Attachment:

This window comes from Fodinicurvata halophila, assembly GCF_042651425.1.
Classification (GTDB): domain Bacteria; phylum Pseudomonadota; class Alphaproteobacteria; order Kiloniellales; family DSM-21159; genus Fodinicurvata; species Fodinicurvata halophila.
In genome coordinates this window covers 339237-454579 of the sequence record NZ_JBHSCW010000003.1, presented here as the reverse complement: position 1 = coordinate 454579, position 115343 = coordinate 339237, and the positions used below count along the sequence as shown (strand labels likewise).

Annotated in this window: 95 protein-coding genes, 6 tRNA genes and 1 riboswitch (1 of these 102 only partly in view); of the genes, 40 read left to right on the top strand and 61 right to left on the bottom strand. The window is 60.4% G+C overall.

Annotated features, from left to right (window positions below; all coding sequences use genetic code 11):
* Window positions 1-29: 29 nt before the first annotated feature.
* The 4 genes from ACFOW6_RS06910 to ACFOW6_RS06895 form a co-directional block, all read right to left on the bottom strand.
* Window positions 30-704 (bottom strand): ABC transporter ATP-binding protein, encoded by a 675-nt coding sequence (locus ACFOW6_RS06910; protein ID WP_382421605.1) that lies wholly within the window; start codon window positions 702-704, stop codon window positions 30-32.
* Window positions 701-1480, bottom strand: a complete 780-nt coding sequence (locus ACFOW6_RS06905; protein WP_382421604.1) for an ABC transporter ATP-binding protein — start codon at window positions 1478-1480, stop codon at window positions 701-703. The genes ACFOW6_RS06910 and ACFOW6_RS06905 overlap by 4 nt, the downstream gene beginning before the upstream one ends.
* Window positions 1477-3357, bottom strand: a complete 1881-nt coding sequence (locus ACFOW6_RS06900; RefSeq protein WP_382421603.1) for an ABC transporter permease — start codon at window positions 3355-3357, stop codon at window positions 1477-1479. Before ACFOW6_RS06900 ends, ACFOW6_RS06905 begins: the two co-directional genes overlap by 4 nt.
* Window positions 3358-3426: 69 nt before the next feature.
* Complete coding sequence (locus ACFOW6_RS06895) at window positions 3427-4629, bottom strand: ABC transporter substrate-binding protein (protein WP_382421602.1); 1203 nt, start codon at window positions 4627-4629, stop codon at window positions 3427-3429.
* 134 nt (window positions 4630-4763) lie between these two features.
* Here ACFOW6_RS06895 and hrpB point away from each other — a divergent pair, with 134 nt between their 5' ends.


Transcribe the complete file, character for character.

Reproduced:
This window comes from Fodinicurvata halophila, assembly GCF_042651425.1.
Classification (GTDB): domain Bacteria; phylum Pseudomonadota; class Alphaproteobacteria; order Kiloniellales; family DSM-21159; genus Fodinicurvata; species Fodinicurvata halophila.
In genome coordinates this window covers 339237-454579 of the sequence record NZ_JBHSCW010000003.1, presented here as the reverse complement: position 1 = coordinate 454579, position 115343 = coordinate 339237, and the positions used below count along the sequence as shown (strand labels likewise).

Annotated in this window: 95 protein-coding genes, 6 tRNA genes and 1 riboswitch (1 of these 102 only partly in view); of the genes, 40 read left to right on the top strand and 61 right to left on the bottom strand. The window is 60.4% G+C overall.

Annotated features, from left to right (window positions below; all coding sequences use genetic code 11):
* Window positions 1-29: 29 nt before the first annotated feature.
* The 4 genes from ACFOW6_RS06910 to ACFOW6_RS06895 form a co-directional block, all read right to left on the bottom strand.
* Window positions 30-704 (bottom strand): ABC transporter ATP-binding protein, encoded by a 675-nt coding sequence (locus ACFOW6_RS06910; protein ID WP_382421605.1) that lies wholly within the window; start codon window positions 702-704, stop codon window positions 30-32.
* Window positions 701-1480, bottom strand: a complete 780-nt coding sequence (locus ACFOW6_RS06905; protein WP_382421604.1) for an ABC transporter ATP-binding protein — start codon at window positions 1478-1480, stop codon at window positions 701-703. The genes ACFOW6_RS06910 and ACFOW6_RS06905 overlap by 4 nt, the downstream gene beginning before the upstream one ends.
* Window positions 1477-3357, bottom strand: a complete 1881-nt coding sequence (locus ACFOW6_RS06900; RefSeq protein WP_382421603.1) for an ABC transporter permease — start codon at window positions 3355-3357, stop codon at window positions 1477-1479. Before ACFOW6_RS06900 ends, ACFOW6_RS06905 begins: the two co-directional genes overlap by 4 nt.
* Window positions 3358-3426: 69 nt before the next feature.
* Complete coding sequence (locus ACFOW6_RS06895) at window positions 3427-4629, bottom strand: ABC transporter substrate-binding protein (protein WP_382421602.1); 1203 nt, start codon at window positions 4627-4629, stop codon at window positions 3427-3429.
* 134 nt (window positions 4630-4763) lie between these two features.
* Here ACFOW6_RS06895 and hrpB point away from each other — a divergent pair, with 134 nt between their 5' ends.